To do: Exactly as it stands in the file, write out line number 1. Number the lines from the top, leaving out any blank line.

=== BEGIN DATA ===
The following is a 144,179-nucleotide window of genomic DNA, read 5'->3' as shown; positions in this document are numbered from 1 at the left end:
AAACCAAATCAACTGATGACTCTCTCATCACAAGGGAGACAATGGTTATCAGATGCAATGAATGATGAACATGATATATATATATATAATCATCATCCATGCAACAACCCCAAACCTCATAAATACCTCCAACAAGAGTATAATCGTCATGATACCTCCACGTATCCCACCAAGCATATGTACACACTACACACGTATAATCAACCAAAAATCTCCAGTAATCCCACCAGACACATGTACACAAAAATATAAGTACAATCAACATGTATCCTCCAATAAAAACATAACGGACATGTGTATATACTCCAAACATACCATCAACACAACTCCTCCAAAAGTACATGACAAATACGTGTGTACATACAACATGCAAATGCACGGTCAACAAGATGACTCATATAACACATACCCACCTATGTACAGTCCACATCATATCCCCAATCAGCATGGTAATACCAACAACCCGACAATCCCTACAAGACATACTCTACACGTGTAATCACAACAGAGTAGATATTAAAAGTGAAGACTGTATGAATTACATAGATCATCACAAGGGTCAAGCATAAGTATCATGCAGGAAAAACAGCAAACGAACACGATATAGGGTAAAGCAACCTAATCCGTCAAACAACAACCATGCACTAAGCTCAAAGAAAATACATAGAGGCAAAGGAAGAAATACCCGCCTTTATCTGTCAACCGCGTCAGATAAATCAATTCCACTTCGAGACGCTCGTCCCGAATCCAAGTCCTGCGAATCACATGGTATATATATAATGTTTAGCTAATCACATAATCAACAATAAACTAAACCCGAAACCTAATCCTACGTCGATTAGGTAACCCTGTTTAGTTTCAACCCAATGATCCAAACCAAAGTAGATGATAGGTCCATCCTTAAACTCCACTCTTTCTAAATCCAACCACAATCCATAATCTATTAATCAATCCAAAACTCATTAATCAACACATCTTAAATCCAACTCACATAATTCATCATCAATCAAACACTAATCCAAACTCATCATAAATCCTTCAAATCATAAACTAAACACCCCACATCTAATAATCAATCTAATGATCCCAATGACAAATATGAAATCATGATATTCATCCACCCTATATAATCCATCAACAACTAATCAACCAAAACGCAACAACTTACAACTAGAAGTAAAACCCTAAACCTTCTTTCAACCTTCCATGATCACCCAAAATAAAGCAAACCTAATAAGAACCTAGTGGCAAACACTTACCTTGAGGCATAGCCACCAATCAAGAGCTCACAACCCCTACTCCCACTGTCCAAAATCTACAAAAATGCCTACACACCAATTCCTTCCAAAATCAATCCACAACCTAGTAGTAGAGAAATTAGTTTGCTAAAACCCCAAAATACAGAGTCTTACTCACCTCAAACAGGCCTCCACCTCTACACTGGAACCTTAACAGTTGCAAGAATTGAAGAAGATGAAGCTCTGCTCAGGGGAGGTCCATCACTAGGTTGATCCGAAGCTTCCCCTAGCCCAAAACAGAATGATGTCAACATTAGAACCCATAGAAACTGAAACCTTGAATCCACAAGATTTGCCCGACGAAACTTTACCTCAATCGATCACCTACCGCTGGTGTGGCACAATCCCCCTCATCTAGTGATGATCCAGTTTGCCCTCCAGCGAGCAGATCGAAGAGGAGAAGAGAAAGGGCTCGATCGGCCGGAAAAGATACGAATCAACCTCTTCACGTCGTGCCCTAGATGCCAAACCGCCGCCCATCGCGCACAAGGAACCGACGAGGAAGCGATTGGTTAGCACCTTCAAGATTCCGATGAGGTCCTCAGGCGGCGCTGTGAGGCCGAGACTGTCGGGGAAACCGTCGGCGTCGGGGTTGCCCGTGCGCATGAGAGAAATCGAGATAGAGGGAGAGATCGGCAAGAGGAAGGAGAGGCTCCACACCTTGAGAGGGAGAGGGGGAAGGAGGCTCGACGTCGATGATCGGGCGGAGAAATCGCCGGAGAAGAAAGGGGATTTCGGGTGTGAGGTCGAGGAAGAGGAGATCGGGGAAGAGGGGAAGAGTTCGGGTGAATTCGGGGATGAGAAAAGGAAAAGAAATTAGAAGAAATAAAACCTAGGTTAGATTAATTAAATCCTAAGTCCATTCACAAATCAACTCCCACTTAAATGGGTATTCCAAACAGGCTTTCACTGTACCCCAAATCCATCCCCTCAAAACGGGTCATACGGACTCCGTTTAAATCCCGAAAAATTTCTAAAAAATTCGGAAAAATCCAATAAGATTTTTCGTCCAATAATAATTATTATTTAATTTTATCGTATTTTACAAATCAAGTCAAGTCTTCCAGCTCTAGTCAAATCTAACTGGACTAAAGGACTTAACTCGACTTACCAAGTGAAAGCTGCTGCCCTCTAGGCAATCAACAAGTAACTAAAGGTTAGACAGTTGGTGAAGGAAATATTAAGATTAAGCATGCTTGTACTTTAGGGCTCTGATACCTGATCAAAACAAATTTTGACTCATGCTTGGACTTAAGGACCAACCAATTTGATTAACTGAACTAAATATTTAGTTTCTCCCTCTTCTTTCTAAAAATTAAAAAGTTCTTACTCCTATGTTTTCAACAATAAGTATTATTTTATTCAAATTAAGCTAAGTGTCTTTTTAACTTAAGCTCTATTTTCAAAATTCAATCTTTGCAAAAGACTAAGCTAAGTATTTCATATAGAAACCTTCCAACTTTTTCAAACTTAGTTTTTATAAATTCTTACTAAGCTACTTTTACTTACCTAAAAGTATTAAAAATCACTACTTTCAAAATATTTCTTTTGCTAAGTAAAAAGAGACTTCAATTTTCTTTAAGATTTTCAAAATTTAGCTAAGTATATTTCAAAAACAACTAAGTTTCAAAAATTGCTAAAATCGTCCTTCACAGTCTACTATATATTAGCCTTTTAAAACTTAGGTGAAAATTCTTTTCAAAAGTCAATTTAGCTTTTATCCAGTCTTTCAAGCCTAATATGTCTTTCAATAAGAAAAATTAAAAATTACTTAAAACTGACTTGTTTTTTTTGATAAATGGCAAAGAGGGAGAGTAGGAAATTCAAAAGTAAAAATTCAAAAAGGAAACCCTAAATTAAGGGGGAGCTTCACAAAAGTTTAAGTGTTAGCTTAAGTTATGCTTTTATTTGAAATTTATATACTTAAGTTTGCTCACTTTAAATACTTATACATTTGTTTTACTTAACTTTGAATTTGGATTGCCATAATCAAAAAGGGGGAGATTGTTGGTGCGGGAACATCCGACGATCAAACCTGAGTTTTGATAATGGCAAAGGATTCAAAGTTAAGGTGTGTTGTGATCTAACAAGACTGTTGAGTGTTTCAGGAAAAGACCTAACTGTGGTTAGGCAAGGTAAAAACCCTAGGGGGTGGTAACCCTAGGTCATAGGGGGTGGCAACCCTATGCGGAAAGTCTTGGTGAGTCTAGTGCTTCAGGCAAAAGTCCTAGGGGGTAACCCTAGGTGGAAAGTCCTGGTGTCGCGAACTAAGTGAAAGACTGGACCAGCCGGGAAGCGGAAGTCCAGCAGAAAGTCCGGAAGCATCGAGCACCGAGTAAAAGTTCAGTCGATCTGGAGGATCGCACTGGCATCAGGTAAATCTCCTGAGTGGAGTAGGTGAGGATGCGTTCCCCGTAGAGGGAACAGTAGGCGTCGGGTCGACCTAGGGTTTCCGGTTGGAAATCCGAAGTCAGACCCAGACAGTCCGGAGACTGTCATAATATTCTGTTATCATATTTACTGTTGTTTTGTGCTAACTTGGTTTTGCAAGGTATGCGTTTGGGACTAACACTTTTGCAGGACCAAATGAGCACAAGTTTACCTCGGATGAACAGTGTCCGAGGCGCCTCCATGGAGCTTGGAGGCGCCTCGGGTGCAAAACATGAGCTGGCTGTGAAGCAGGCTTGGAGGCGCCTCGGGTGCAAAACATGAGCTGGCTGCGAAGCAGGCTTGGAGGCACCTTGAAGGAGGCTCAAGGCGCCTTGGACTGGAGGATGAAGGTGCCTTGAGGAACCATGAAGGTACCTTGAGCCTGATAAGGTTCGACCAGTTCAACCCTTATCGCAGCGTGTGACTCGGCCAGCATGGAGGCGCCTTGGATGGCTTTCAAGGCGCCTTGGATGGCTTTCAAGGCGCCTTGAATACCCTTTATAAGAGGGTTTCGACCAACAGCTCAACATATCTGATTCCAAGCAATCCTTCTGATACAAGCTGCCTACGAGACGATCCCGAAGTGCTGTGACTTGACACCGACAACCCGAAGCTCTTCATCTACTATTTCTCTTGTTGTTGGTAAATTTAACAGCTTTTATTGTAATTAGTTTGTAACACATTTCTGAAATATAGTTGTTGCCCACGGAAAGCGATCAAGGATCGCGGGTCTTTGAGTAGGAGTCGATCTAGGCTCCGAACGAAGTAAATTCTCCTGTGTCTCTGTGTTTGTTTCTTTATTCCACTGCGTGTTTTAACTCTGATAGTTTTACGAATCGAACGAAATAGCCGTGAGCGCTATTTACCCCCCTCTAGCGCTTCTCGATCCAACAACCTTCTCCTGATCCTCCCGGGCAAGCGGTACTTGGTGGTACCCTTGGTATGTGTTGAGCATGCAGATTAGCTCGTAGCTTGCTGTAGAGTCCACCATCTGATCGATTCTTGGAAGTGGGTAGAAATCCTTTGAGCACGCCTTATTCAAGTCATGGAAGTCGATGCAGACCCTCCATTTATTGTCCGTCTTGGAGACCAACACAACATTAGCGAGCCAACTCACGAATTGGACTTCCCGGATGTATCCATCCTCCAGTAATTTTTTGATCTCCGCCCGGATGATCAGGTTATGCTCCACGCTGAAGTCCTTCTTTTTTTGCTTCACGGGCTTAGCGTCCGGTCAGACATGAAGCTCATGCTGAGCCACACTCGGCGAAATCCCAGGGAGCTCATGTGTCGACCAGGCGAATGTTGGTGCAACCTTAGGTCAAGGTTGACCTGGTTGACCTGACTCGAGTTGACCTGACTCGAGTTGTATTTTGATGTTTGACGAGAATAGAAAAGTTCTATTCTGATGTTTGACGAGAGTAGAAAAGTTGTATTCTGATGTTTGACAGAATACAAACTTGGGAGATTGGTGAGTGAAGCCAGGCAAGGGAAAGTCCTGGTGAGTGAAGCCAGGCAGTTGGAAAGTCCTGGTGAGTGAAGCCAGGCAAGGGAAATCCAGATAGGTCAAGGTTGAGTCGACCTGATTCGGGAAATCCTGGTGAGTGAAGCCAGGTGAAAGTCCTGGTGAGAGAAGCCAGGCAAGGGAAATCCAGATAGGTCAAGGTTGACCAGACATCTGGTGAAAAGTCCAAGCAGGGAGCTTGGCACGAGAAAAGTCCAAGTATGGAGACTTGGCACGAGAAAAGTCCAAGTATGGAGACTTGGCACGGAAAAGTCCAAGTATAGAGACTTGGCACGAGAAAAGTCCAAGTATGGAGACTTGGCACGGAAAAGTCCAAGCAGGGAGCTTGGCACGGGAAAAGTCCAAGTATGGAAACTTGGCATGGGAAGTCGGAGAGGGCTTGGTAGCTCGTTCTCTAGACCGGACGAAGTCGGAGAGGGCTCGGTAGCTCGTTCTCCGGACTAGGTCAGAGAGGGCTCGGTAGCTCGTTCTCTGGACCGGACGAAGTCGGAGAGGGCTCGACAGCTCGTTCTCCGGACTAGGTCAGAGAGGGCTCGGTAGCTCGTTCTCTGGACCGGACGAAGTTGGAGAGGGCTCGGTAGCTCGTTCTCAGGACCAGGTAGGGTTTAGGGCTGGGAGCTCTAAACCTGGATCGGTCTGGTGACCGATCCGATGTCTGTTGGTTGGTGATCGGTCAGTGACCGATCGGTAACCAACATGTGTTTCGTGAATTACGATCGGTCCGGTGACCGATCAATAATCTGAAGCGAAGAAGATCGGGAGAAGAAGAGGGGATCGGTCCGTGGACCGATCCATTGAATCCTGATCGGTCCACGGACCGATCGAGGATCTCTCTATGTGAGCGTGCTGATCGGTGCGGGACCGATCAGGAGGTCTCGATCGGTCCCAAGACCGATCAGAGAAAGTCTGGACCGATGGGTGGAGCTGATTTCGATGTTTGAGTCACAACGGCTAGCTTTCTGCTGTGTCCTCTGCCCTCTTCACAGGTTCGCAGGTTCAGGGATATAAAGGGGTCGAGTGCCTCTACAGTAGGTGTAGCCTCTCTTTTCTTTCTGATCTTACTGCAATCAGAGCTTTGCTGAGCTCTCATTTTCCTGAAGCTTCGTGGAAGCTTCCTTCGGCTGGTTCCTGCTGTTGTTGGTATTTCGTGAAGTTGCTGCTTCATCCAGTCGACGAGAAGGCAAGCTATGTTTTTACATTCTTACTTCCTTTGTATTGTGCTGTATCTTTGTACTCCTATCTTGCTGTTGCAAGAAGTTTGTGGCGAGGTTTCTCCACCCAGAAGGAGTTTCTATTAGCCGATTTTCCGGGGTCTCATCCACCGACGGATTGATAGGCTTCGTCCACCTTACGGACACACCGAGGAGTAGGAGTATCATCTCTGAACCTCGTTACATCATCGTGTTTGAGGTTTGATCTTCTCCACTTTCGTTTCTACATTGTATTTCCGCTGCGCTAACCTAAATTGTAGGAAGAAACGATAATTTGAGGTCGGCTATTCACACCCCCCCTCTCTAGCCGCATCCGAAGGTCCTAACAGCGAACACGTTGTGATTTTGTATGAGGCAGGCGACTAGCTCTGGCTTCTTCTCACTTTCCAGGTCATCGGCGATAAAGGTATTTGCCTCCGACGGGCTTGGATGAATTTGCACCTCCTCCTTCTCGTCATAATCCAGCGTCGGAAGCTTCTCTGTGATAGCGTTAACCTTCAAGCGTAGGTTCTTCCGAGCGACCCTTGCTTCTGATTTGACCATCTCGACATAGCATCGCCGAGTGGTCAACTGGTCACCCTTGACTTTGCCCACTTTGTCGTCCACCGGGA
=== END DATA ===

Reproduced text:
The following is a 144,179-nucleotide window of genomic DNA, read 5'->3' as shown; positions in this document are numbered from 1 at the left end: